In a country that is home to various ethnicities, India’s far stretching regions are coloured with local art, handloom and interesting drinks. While there’s that much and more enveloped in its four corners, here’s a list of few local items that would make for interesting souvenirs to carry home with you.
Dating back almost 4000 years, dhokra is an ancient and painstaking form of metalwork in which artisans create art using the lost wax method – a wax figure is made, a mould is formed around it, and the wax is melted, poured out and replaced with molten metal; the mould is then broken open to reveal the figure inside. The best dhokra pieces – human and animal figures being the most prominent – are produced in the tribal belt that stretches from Jharkhand to Odisha through Bengal. In the Tibetan Buddhist belt of Sikkim and Arunachal Pradesh, you’ll also find metal objects of ritualistic import, such as trumpets, bowls, bells and talismans.
The indigenous country liquor, feni is a popular gift. There are two types of Feni – cashew and coconut – each coaxed into its spirit form through a delicate process of small batch pot-still distillation. A time honoured Feni embodies no concentrate, colouring, artificial yeast or any artificial flavourers. Feni bottles come in different shapes and sizes, often with a little sculpture to depict a Goan aspect. From the 15th century onwards, European traveller’s tales have abounded with accounts of Feni, Goa’s heritage drink, capturing an expression of the rustic, old Goan charm in every bottle. It has come to be synonymous with Goa’s identity and is an integral part of the Goan people’s culture.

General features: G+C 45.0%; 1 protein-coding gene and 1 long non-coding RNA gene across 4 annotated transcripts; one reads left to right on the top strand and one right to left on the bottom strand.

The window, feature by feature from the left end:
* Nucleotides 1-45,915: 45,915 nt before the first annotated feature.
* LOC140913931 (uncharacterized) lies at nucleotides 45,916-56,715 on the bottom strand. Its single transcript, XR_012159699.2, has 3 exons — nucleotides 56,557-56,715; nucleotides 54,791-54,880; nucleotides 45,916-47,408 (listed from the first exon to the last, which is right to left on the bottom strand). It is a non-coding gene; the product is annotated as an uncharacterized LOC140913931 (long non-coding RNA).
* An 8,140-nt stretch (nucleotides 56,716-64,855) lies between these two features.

The Mewar, Marwar and Bikaner schools of art are famous in Rajasthan, and each one has a distinct style. Most of these paintings depict the lives and times of the kings who ruled the state. Udaipur, Jodhpur and Bikaner are the three cities that have galleries and art schools from where one can pick up paintings that range from Rs. 500 a piece right up to a few lakh rupees depending on the popularity of the artist and the age of the painting. Copies of many of the original paintings that adorn the palaces and forts in Udaipur and Jodhpur are available in studios in the cities. The Mewar (Udaipur) School of Art is famous for its miniature paintings.
Kerala has become synonymous with Ayurveda due to the age-old expertise that exists here. Even so, you should consult a physician before buying a not so common Ayurveda item off the shelf. Many Ayurveda clinics manufacture their own products. Santhigiri outlets are easy to find across the state.
Antique Kashmiri carpets are worth their weight in gold and it’s difficult to find authentic hand-woven specimens. More affordable are namdas – cotton rugs and gabbas – which are stitched collages of recycled woollen cloth pieces embellished with crewel embroidery. Here’s a little tip to make carpet buying a simple process for you – unless you know how to assess carpet values, consider erring instead towards much cheaper chain-stitched gabbas (Kashmiri rugs with applique) or floral namdas (felted wool carpets). The fabled kaleen – a woollen hand-woven Kashmiri carpet – continues to be regarded as a long term investment. While only a handful of these creations are still made using age-old techniques, enthusiasts leave no stone unturned in hunting them out.